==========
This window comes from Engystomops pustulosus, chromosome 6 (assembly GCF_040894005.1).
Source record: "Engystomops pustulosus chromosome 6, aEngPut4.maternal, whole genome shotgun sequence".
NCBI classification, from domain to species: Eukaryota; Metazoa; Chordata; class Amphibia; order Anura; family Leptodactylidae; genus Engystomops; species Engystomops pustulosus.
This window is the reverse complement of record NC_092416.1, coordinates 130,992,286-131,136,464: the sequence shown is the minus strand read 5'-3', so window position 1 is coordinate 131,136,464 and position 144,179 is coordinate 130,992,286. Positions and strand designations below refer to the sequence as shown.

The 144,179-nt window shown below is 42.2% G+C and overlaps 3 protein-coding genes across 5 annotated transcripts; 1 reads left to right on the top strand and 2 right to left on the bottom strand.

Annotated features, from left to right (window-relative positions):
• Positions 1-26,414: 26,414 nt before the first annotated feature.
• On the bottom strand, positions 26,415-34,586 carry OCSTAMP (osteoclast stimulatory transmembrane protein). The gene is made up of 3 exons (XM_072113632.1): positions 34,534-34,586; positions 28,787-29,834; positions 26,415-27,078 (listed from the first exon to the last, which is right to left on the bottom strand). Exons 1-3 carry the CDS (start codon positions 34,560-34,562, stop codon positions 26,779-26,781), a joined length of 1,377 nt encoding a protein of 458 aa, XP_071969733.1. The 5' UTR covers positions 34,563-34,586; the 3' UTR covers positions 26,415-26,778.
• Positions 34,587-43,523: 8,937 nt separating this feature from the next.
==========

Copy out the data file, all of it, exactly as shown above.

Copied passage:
This window comes from Engystomops pustulosus, chromosome 6 (assembly GCF_040894005.1).
Source record: "Engystomops pustulosus chromosome 6, aEngPut4.maternal, whole genome shotgun sequence".
NCBI classification, from domain to species: Eukaryota; Metazoa; Chordata; class Amphibia; order Anura; family Leptodactylidae; genus Engystomops; species Engystomops pustulosus.
This window is the reverse complement of record NC_092416.1, coordinates 130,992,286-131,136,464: the sequence shown is the minus strand read 5'-3', so window position 1 is coordinate 131,136,464 and position 144,179 is coordinate 130,992,286. Positions and strand designations below refer to the sequence as shown.

The 144,179-nt window shown below is 42.2% G+C and overlaps 3 protein-coding genes across 5 annotated transcripts; 1 reads left to right on the top strand and 2 right to left on the bottom strand.

Annotated features, from left to right (window-relative positions):
• Positions 1-26,414: 26,414 nt before the first annotated feature.
• On the bottom strand, positions 26,415-34,586 carry OCSTAMP (osteoclast stimulatory transmembrane protein). The gene is made up of 3 exons (XM_072113632.1): positions 34,534-34,586; positions 28,787-29,834; positions 26,415-27,078 (listed from the first exon to the last, which is right to left on the bottom strand). Exons 1-3 carry the CDS (start codon positions 34,560-34,562, stop codon positions 26,779-26,781), a joined length of 1,377 nt encoding a protein of 458 aa, XP_071969733.1. The 5' UTR covers positions 34,563-34,586; the 3' UTR covers positions 26,415-26,778.
• Positions 34,587-43,523: 8,937 nt separating this feature from the next.